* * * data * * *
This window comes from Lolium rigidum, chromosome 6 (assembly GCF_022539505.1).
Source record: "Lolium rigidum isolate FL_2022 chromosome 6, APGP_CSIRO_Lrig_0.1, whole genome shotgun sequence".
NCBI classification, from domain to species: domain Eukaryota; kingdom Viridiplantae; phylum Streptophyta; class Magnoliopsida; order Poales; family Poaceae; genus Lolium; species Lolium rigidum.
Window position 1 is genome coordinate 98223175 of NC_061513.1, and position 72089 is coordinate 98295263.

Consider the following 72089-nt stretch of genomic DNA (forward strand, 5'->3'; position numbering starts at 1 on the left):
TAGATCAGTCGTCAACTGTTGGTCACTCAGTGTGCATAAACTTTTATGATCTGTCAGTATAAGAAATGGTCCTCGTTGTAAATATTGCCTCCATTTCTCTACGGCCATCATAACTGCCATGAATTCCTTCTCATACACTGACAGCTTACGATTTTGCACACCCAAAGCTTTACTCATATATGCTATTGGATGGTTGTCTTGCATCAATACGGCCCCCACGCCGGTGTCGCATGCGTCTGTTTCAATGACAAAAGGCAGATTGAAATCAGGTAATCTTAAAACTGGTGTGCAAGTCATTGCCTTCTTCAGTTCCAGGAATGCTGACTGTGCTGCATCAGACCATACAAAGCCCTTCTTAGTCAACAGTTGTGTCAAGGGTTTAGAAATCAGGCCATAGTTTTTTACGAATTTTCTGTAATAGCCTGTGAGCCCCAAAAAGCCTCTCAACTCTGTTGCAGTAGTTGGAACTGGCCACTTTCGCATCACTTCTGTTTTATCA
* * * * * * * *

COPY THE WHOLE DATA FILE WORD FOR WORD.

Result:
This window comes from Lolium rigidum, chromosome 6 (assembly GCF_022539505.1).
Source record: "Lolium rigidum isolate FL_2022 chromosome 6, APGP_CSIRO_Lrig_0.1, whole genome shotgun sequence".
NCBI classification, from domain to species: domain Eukaryota; kingdom Viridiplantae; phylum Streptophyta; class Magnoliopsida; order Poales; family Poaceae; genus Lolium; species Lolium rigidum.
Window position 1 is genome coordinate 98223175 of NC_061513.1, and position 72089 is coordinate 98295263.

Consider the following 72089-nt stretch of genomic DNA (forward strand, 5'->3'; position numbering starts at 1 on the left):
TAGATCAGTCGTCAACTGTTGGTCACTCAGTGTGCATAAACTTTTATGATCTGTCAGTATAAGAAATGGTCCTCGTTGTAAATATTGCCTCCATTTCTCTACGGCCATCATAACTGCCATGAATTCCTTCTCATACACTGACAGCTTACGATTTTGCACACCCAAAGCTTTACTCATATATGCTATTGGATGGTTGTCTTGCATCAATACGGCCCCCACGCCGGTGTCGCATGCGTCTGTTTCAATGACAAAAGGCAGATTGAAATCAGGTAATCTTAAAACTGGTGTGCAAGTCATTGCCTTCTTCAGTTCCAGGAATGCTGACTGTGCTGCATCAGACCATACAAAGCCCTTCTTAGTCAACAGTTGTGTCAAGGGTTTAGAAATCAGGCCATAGTTTTTTACGAATTTTCTGTAATAGCCTGTGAGCCCCAAAAAGCCTCTCAACTCTGTTGCAGTAGTTGGAACTGGCCACTTTCGCATCACTTCTGTTTTATCA